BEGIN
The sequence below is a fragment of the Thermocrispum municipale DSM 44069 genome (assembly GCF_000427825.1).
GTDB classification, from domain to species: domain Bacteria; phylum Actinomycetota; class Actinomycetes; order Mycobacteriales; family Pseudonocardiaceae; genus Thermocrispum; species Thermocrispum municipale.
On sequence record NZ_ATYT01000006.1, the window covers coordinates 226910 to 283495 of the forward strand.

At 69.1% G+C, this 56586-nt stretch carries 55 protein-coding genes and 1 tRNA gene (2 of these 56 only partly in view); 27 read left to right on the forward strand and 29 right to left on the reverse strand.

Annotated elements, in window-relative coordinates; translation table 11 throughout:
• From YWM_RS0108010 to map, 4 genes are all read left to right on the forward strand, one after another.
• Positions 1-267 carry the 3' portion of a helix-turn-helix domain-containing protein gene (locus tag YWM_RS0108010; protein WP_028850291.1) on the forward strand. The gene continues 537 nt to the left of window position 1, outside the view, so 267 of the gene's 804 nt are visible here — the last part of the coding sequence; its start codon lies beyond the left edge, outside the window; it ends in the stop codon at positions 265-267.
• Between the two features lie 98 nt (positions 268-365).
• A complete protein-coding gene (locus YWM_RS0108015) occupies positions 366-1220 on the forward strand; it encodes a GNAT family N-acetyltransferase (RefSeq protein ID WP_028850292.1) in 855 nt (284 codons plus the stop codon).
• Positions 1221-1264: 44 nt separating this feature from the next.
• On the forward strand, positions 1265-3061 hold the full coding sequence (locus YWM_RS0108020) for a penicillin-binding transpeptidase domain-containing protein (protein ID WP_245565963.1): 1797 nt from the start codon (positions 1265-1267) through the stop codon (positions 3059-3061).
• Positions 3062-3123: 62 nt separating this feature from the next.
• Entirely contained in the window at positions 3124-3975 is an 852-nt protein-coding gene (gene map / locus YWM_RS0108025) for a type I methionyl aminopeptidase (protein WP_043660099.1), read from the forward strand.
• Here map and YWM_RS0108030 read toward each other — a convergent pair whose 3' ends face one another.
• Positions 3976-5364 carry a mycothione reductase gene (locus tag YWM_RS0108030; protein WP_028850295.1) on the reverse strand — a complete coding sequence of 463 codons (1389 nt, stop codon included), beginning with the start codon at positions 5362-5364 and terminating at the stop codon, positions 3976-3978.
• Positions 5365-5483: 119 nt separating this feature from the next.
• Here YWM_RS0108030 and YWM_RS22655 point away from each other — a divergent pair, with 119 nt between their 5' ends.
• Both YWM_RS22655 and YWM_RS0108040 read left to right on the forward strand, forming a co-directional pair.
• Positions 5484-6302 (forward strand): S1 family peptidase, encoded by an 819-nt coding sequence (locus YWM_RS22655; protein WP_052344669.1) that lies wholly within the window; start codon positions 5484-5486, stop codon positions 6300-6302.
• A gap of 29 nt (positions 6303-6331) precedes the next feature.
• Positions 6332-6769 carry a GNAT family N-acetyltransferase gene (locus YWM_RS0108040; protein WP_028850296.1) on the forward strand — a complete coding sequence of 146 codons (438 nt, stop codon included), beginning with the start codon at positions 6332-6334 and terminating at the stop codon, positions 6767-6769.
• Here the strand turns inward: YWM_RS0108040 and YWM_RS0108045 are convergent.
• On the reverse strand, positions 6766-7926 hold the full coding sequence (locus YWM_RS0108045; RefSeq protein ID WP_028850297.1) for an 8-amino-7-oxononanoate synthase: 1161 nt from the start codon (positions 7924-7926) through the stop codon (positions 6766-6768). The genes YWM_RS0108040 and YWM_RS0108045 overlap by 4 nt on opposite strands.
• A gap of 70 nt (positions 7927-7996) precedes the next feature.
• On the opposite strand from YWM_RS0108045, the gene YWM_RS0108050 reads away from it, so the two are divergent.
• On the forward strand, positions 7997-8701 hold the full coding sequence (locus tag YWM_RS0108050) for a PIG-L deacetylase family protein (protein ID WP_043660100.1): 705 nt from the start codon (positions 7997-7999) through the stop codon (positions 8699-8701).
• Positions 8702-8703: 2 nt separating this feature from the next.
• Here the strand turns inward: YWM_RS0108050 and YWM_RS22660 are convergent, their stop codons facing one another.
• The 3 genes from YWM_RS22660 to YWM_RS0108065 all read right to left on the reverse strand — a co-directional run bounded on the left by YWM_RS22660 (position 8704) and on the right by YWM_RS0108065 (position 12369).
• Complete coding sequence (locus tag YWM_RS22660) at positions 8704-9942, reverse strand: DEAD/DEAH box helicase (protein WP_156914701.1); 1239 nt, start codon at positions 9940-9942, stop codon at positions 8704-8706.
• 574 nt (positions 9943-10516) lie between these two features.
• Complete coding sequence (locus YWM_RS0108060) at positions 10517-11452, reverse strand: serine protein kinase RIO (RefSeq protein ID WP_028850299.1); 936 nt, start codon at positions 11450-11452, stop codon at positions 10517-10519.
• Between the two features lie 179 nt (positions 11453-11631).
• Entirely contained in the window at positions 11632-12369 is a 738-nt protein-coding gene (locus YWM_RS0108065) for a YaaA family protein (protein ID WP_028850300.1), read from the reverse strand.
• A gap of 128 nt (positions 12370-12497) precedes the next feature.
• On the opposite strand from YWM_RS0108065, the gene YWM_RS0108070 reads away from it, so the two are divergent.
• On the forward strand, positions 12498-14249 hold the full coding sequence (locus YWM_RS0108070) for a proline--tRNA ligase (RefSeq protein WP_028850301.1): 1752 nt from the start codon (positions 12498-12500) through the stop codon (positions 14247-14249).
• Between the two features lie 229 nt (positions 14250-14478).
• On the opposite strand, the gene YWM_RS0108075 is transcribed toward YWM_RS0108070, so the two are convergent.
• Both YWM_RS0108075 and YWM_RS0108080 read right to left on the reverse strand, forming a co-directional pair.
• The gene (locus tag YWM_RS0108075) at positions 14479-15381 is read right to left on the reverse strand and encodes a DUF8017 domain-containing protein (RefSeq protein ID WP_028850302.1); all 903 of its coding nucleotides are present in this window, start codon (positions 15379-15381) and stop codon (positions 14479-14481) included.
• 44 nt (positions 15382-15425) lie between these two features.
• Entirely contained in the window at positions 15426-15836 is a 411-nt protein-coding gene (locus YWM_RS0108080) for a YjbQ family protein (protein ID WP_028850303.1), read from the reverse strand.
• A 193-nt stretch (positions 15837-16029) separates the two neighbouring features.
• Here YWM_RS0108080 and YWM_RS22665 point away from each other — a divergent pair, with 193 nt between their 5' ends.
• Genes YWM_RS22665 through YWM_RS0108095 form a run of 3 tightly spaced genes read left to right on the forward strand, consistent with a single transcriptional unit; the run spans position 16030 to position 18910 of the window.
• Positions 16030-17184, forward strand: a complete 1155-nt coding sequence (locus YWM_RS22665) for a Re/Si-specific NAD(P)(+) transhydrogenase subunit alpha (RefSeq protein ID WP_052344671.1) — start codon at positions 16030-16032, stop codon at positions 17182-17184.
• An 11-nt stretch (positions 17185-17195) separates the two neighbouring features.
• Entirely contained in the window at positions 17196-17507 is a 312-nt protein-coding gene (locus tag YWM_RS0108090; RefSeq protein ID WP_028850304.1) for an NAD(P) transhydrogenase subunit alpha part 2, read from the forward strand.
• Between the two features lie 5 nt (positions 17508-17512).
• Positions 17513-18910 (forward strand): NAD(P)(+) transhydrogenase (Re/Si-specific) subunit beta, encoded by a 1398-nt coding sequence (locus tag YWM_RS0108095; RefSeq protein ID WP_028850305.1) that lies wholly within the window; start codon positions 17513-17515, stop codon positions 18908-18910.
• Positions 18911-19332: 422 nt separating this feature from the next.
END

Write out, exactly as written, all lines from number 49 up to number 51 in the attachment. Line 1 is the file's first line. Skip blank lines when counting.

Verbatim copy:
• Entirely contained in the window at positions 17196-17507 is a 312-nt protein-coding gene (locus tag YWM_RS0108090; RefSeq protein ID WP_028850304.1) for an NAD(P) transhydrogenase subunit alpha part 2, read from the forward strand.
• Between the two features lie 5 nt (positions 17508-17512).
• Positions 17513-18910 (forward strand): NAD(P)(+) transhydrogenase (Re/Si-specific) subunit beta, encoded by a 1398-nt coding sequence (locus tag YWM_RS0108095; RefSeq protein ID WP_028850305.1) that lies wholly within the window; start codon positions 17513-17515, stop codon positions 18908-18910.